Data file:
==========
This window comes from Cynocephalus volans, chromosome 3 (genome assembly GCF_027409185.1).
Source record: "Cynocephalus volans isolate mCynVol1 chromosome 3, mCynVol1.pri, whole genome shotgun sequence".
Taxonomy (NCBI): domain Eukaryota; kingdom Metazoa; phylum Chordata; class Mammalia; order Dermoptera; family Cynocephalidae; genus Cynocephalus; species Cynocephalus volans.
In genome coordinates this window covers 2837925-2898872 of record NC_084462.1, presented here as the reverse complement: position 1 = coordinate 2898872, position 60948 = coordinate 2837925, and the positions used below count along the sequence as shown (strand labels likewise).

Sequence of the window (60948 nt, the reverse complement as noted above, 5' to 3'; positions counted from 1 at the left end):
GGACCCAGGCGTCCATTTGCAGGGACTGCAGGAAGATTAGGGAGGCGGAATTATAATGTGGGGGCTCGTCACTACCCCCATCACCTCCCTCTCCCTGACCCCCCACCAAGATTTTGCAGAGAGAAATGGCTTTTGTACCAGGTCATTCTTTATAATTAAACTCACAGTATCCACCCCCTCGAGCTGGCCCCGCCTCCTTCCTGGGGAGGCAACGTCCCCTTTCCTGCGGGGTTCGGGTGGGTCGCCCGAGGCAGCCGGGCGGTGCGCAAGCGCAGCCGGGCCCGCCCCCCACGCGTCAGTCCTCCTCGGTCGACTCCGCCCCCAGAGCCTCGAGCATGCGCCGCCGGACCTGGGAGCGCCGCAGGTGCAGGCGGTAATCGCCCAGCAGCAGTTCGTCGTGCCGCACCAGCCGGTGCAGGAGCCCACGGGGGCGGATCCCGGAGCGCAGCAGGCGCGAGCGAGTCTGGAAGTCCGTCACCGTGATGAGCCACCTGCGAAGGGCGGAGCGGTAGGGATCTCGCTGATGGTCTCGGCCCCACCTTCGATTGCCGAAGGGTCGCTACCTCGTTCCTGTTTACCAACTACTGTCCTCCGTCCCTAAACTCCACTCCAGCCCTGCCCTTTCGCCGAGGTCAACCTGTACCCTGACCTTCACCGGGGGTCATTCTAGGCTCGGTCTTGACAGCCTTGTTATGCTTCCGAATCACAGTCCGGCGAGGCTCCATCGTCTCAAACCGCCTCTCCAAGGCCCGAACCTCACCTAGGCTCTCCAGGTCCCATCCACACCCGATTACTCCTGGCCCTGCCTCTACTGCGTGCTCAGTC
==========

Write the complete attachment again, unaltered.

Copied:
This window comes from Cynocephalus volans, chromosome 3 (genome assembly GCF_027409185.1).
Source record: "Cynocephalus volans isolate mCynVol1 chromosome 3, mCynVol1.pri, whole genome shotgun sequence".
Taxonomy (NCBI): domain Eukaryota; kingdom Metazoa; phylum Chordata; class Mammalia; order Dermoptera; family Cynocephalidae; genus Cynocephalus; species Cynocephalus volans.
In genome coordinates this window covers 2837925-2898872 of record NC_084462.1, presented here as the reverse complement: position 1 = coordinate 2898872, position 60948 = coordinate 2837925, and the positions used below count along the sequence as shown (strand labels likewise).

Sequence of the window (60948 nt, the reverse complement as noted above, 5' to 3'; positions counted from 1 at the left end):
GGACCCAGGCGTCCATTTGCAGGGACTGCAGGAAGATTAGGGAGGCGGAATTATAATGTGGGGGCTCGTCACTACCCCCATCACCTCCCTCTCCCTGACCCCCCACCAAGATTTTGCAGAGAGAAATGGCTTTTGTACCAGGTCATTCTTTATAATTAAACTCACAGTATCCACCCCCTCGAGCTGGCCCCGCCTCCTTCCTGGGGAGGCAACGTCCCCTTTCCTGCGGGGTTCGGGTGGGTCGCCCGAGGCAGCCGGGCGGTGCGCAAGCGCAGCCGGGCCCGCCCCCCACGCGTCAGTCCTCCTCGGTCGACTCCGCCCCCAGAGCCTCGAGCATGCGCCGCCGGACCTGGGAGCGCCGCAGGTGCAGGCGGTAATCGCCCAGCAGCAGTTCGTCGTGCCGCACCAGCCGGTGCAGGAGCCCACGGGGGCGGATCCCGGAGCGCAGCAGGCGCGAGCGAGTCTGGAAGTCCGTCACCGTGATGAGCCACCTGCGAAGGGCGGAGCGGTAGGGATCTCGCTGATGGTCTCGGCCCCACCTTCGATTGCCGAAGGGTCGCTACCTCGTTCCTGTTTACCAACTACTGTCCTCCGTCCCTAAACTCCACTCCAGCCCTGCCCTTTCGCCGAGGTCAACCTGTACCCTGACCTTCACCGGGGGTCATTCTAGGCTCGGTCTTGACAGCCTTGTTATGCTTCCGAATCACAGTCCGGCGAGGCTCCATCGTCTCAAACCGCCTCTCCAAGGCCCGAACCTCACCTAGGCTCTCCAGGTCCCATCCACACCCGATTACTCCTGGCCCTGCCTCTACTGCGTGCTCAGTC